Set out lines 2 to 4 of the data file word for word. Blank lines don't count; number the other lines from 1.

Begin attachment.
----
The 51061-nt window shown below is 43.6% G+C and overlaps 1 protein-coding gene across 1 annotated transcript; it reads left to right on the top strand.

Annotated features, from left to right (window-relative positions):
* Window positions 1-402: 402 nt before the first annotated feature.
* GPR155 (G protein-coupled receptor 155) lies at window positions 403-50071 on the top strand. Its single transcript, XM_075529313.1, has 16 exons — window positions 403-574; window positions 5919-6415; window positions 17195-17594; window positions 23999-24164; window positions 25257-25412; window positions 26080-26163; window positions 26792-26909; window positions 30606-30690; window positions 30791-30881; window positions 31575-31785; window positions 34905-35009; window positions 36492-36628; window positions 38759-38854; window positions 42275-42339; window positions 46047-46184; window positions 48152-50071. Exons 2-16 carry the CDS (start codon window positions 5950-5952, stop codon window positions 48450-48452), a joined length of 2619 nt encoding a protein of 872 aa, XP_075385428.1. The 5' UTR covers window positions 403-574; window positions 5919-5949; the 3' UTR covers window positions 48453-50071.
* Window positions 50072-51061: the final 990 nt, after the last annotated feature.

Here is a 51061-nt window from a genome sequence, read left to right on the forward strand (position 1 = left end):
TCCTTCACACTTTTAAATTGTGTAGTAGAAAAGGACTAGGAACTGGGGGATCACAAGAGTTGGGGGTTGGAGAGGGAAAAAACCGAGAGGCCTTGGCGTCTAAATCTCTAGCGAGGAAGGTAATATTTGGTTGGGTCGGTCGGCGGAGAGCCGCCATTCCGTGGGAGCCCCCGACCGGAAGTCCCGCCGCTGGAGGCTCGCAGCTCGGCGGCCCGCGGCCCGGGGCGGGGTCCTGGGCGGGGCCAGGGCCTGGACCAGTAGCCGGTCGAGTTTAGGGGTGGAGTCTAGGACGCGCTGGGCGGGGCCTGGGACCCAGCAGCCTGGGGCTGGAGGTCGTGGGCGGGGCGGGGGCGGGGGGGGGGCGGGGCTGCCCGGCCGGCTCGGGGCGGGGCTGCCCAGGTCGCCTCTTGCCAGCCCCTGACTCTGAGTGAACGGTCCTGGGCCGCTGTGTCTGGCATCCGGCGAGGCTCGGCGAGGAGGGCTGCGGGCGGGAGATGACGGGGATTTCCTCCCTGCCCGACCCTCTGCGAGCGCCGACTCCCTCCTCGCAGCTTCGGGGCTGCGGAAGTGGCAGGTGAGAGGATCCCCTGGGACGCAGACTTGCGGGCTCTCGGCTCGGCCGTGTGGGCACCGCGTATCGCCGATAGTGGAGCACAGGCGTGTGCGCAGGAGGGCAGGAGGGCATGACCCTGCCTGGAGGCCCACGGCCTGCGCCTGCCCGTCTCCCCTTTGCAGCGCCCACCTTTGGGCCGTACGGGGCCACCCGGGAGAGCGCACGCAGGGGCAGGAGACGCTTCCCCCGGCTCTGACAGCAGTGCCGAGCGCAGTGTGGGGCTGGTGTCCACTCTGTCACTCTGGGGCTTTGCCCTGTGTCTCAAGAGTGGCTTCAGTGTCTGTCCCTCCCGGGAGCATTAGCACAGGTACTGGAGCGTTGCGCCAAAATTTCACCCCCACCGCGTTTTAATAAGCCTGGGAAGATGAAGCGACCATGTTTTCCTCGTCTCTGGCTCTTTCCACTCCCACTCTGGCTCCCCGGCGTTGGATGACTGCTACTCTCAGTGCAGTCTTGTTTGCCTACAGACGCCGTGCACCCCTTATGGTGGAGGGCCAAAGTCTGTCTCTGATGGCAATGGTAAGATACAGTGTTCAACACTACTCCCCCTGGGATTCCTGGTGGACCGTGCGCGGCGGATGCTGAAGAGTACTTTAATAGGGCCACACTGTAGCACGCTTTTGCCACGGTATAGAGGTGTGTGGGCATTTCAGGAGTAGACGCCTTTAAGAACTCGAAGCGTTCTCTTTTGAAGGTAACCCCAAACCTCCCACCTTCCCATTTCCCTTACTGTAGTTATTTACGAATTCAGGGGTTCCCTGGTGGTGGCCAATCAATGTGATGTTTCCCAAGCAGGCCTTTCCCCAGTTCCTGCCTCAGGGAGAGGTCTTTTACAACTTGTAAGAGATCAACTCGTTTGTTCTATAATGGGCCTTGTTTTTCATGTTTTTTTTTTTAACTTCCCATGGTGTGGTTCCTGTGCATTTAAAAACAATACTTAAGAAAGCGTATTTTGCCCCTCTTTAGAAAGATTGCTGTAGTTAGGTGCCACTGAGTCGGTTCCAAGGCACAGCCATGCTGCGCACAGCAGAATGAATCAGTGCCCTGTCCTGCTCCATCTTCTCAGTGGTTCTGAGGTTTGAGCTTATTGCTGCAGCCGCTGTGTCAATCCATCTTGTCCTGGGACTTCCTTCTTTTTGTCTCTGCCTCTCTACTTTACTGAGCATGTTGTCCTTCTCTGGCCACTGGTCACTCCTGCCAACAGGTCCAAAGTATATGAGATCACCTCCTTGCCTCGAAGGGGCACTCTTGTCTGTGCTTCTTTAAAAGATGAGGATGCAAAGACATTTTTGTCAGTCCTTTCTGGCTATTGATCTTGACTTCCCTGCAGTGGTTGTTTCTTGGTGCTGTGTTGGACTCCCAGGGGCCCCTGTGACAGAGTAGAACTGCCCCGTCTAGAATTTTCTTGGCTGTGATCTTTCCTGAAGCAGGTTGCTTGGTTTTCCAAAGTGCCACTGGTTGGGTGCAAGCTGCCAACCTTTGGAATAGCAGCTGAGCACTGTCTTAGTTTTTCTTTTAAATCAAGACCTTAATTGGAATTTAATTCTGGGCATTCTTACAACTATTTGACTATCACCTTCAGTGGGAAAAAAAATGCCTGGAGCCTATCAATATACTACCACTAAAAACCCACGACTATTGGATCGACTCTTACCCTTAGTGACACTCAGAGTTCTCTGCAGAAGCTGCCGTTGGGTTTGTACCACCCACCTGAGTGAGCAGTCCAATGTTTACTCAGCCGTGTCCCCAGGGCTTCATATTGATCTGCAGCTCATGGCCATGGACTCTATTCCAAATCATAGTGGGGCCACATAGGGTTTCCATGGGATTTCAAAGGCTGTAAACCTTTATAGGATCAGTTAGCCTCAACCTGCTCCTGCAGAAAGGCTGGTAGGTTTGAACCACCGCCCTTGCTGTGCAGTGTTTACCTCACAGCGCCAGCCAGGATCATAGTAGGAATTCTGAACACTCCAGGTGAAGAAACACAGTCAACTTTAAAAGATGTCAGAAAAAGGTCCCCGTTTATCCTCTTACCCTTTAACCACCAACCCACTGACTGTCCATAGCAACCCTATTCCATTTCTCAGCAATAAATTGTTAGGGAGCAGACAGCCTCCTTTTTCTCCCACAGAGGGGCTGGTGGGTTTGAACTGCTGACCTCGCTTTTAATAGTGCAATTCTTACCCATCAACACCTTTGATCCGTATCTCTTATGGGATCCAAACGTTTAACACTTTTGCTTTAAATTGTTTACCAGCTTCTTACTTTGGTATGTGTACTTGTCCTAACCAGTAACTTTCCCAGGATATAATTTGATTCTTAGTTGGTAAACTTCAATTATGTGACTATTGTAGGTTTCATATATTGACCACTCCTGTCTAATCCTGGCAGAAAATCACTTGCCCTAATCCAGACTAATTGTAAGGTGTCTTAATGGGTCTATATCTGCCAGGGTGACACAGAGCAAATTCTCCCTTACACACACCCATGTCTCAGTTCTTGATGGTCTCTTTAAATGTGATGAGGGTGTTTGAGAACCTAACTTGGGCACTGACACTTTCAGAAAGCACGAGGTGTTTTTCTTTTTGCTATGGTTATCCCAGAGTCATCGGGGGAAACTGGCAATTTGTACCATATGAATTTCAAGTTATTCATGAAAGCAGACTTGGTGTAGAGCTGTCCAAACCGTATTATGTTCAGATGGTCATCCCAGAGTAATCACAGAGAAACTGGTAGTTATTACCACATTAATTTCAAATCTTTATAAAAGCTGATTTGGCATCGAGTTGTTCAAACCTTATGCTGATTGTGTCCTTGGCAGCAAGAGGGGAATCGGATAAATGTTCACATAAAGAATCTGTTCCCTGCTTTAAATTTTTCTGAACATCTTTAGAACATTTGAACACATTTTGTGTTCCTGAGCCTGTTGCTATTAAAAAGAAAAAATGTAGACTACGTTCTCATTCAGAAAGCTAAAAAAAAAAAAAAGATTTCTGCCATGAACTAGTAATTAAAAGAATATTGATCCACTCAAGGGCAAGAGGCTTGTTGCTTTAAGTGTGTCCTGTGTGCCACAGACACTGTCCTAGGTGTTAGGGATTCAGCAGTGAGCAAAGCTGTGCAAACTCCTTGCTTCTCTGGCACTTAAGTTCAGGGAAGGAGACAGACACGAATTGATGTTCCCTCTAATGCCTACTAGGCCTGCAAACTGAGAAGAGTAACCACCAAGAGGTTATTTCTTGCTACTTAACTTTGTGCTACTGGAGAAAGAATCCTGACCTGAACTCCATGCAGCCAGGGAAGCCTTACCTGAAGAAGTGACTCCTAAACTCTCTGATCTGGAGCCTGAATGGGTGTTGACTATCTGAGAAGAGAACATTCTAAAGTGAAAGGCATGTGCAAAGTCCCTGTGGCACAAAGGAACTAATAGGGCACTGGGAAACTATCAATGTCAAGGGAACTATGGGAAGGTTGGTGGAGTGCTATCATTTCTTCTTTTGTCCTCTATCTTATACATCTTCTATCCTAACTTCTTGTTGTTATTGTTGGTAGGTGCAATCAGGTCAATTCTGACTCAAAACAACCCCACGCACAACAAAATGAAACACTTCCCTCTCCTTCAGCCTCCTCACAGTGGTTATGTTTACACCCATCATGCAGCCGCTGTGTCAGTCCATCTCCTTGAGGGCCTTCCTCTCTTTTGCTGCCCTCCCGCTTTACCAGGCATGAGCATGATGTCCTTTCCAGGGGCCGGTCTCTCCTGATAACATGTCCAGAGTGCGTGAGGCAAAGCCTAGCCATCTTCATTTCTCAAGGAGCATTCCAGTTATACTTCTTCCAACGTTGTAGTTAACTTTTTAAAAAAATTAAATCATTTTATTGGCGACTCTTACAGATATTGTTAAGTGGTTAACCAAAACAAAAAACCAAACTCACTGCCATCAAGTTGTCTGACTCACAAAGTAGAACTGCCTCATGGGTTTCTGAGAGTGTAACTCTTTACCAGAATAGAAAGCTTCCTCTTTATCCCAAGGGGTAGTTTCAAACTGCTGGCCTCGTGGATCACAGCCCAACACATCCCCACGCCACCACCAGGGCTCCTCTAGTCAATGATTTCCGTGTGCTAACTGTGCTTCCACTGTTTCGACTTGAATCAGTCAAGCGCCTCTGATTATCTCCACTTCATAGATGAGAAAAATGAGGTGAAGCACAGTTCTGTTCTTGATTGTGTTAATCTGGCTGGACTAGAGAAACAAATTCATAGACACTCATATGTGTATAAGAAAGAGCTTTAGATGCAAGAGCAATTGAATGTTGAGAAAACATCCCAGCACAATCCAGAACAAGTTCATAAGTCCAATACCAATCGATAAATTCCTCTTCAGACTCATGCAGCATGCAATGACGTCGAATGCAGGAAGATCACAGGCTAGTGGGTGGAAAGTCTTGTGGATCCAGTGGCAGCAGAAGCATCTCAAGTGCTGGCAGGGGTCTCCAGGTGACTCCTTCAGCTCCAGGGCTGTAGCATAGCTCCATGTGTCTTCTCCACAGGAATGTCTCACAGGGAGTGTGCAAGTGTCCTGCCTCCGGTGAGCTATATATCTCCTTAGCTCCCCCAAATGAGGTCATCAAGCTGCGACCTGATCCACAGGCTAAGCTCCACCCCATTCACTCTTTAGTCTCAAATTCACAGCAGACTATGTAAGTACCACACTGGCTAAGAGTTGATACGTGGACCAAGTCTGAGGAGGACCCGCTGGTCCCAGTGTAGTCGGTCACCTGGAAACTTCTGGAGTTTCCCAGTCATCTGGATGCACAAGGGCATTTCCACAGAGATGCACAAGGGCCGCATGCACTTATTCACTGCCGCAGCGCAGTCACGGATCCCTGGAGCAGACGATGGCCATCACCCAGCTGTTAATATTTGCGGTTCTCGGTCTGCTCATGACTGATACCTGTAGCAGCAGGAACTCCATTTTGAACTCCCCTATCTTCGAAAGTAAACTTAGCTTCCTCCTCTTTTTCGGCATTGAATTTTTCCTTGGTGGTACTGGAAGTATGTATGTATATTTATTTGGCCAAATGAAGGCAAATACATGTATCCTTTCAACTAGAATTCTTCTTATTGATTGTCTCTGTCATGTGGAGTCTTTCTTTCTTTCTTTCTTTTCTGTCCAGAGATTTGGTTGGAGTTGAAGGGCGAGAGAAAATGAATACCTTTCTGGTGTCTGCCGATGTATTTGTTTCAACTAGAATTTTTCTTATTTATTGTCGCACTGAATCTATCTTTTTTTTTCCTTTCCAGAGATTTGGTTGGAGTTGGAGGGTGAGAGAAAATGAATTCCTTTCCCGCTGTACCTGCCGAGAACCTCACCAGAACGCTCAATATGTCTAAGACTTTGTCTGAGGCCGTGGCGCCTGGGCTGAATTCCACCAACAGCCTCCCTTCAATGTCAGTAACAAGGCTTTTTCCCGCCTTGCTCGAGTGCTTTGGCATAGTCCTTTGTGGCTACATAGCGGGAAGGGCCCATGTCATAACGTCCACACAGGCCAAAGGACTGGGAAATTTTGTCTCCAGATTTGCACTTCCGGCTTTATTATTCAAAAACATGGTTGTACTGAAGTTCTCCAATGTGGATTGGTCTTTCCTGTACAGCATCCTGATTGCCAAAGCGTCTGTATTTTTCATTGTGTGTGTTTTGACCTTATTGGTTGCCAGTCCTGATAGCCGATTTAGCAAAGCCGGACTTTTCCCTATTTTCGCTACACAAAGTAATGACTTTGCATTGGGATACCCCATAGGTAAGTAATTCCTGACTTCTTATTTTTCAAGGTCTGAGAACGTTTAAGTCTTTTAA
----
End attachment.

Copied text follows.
Annotated features, from left to right (window-relative positions):
* Window positions 1-402: 402 nt before the first annotated feature.
* GPR155 (G protein-coupled receptor 155) lies at window positions 403-50071 on the top strand. Its single transcript, XM_075529313.1, has 16 exons — window positions 403-574; window positions 5919-6415; window positions 17195-17594; window positions 23999-24164; window positions 25257-25412; window positions 26080-26163; window positions 26792-26909; window positions 30606-30690; window positions 30791-30881; window positions 31575-31785; window positions 34905-35009; window positions 36492-36628; window positions 38759-38854; window positions 42275-42339; window positions 46047-46184; window positions 48152-50071. Exons 2-16 carry the CDS (start codon window positions 5950-5952, stop codon window positions 48450-48452), a joined length of 2619 nt encoding a protein of 872 aa, XP_075385428.1. The 5' UTR covers window positions 403-574; window positions 5919-5949; the 3' UTR covers window positions 48453-50071.